The Final Fantasy VII “Retard” Line in Japanese


Final Fantasy VII is known for having lots of translation problems, and fans sometimes ask me about one line in particular that involves the word “retard”:

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The context of this line is this: the heroes have been running up countless stairs, Barret jokingly acts like he’s about to die, and Tifa gets angry at his joke.

Japanese Version (basic translation)English Translation
Barret: Marlene, Daddy wishes he could’ve seen you one last time…Barret: Marlene, daddy wanted to see your face one more time…
Tifa: Whoa! Don’t say that, you’ll jinx us!Tifa: Would you stop acting like a retard and climb!?

As we can see, Tifa’s original line is about how Barret’s joke is bad luck. In the translation, her line was replaced with a sharp insult instead.

I’m fairly certain some of the re-released and ports have altered pieces of text here and there, but I’m not sure if this line was ever changed or not. If anyone knows, let me know!

For some more Final Fantasy VII-related translation articles, see here. Or, for other articles that look at insults in translation, see here!

  1. There’s another (missable, IIRC) bit in Midgar within the first couple hours of the game where one NPC guard/officer calls another one the R-bomb. It was always pretty much the section that as an adult made me skeptical about the quality of the original PS1 translation.

    1. It’s definitely far more noticeable when Tifa says it because it’s completely out of character. She’s supposed to be this kind, motherly, caring character, somebody who would never use words like this.

      I think lots of people only thought Final Fantasy 7 had a good translation at the time because it had swearing, which added grittiness and realism compared to most other games at the time, and an editor who gave each character a distinct “voice”. The base translation is very sloppy and often incorrect or changed outright, as we see here. (Remember that this is the same translation that gave us “this guy are sick.”) I remember a lot of people were pondering the script and what this line could mean or what that line was referring to because it made no sense and they figured they’d understand when they grew up, only to find out it was a perfectly straightforward line in Japanese that got mangled by poor translation. Pretty sure the “zenogias”/Xenogears line was one of them.

      1. To her defence, Tifa DID seem rather ticked off…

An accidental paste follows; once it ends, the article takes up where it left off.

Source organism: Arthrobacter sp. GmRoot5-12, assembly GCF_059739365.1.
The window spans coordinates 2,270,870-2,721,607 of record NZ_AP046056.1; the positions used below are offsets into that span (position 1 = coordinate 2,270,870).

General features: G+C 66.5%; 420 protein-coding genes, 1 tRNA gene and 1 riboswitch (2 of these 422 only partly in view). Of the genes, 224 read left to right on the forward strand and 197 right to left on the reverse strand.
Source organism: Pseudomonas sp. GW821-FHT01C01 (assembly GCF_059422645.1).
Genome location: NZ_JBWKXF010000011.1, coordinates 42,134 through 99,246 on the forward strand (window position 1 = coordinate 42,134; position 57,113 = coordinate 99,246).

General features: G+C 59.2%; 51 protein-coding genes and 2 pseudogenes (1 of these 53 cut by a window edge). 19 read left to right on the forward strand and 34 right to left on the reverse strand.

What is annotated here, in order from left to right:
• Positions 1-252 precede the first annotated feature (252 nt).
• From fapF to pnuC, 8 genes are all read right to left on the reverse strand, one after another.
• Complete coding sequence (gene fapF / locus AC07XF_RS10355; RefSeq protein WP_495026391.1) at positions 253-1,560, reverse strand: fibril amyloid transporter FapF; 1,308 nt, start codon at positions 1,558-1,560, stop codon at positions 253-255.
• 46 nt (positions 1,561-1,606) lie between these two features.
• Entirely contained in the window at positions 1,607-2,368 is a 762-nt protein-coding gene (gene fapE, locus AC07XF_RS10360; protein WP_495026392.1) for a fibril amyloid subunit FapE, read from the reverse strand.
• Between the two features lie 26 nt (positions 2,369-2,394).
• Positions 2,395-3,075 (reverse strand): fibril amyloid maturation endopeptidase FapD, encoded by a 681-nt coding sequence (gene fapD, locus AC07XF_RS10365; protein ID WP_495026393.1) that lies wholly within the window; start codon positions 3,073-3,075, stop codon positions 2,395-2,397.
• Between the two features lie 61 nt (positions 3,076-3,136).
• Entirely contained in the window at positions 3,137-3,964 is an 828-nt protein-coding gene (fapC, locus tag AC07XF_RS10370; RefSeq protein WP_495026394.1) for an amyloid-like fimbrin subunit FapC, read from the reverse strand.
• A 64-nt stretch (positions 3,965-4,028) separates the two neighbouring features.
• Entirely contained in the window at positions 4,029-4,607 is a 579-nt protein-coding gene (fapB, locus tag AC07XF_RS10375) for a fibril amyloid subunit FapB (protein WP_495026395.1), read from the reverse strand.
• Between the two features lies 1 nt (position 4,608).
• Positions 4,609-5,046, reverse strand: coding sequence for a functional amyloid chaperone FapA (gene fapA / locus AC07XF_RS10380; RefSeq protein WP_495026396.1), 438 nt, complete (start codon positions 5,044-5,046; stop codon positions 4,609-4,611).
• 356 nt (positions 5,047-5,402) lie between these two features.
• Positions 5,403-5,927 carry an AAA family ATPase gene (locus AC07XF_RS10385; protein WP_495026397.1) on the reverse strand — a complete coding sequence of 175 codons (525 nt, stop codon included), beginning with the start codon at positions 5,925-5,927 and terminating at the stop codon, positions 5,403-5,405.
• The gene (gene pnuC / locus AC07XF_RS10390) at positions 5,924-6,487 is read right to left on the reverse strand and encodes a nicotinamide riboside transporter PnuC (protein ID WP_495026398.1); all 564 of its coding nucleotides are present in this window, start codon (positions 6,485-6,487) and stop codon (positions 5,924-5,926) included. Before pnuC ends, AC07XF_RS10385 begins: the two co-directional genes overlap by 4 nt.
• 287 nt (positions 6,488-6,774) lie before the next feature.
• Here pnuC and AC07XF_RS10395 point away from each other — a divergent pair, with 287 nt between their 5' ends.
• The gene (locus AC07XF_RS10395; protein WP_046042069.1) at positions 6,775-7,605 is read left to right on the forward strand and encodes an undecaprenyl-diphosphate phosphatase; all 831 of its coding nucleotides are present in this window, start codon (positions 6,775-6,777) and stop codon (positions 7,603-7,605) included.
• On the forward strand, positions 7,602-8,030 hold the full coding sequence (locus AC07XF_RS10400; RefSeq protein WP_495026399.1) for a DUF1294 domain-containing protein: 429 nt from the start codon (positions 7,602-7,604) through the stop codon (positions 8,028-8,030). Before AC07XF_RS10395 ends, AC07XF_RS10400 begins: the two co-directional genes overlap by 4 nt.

2. This post are sick

        The “retard” line was in the Switch release so I think it’s safe to assume it’s in every official English script release.

        “Tifa says it because it’s completely out of character. She’s supposed to be this kind, motherly, caring character, somebody who would never use words like this.”
        That’s questionable, Tifa is shown to avoid conflict sure but I’d never say what she does is “motherly”. She’s prone to being superstitious (hence the jynx line) and doesn’t speak up when things get serious. It’s what drives her behavior towards Cloud, being more afraid for him with a protective superstitious fear that bad things happen if you think they’re real, pretend that everything is fine and hopefully it will be. In that light it’s sad that the “jynx” line was replaced as it does add to Tifa’s character. My guess is the translators thought it was too “Japanesey”, normally Western adults don’t talk abou jynxs in a serious way and see it as being childish so they decided to replace it with a line that convade the same infomation “Stop talking like that Barret!” but wanted to make it more “colourful” to fit with the serious tone they wanted to portray.

        “(Remember that this is the same translation that gave us “this guy are sick.”)”
        That typo was corrected in the PAL release which was released a few months later.

        “Pretty sure the “zenogias”/Xenogears line was one of them.”
        Zenogias happened because it’s written as ゼノ…ギアス…, not in a full word like the title. Most Americans would pronouce the word “Xeno” as ZEEno not like ゼノ/Zeno. Rendered in Katakana it’s ゼノギアス/Zenogiasu so it’s understandable they just translated what they saw, since Xenogears wouldn’t be released for over a year and there’s no way the localisasers would know about it or check it’s meaning with Square when it’s in a throwaway line that Cloud says when he is suppose to be mumbling incoherently. So the obvious assumption is it’s gibberish, which in the context of the game’s story it is. Regardless this line was corrected in later releases.

      3. It always amuses me when people just assume a translation is “good” because there’s swearing.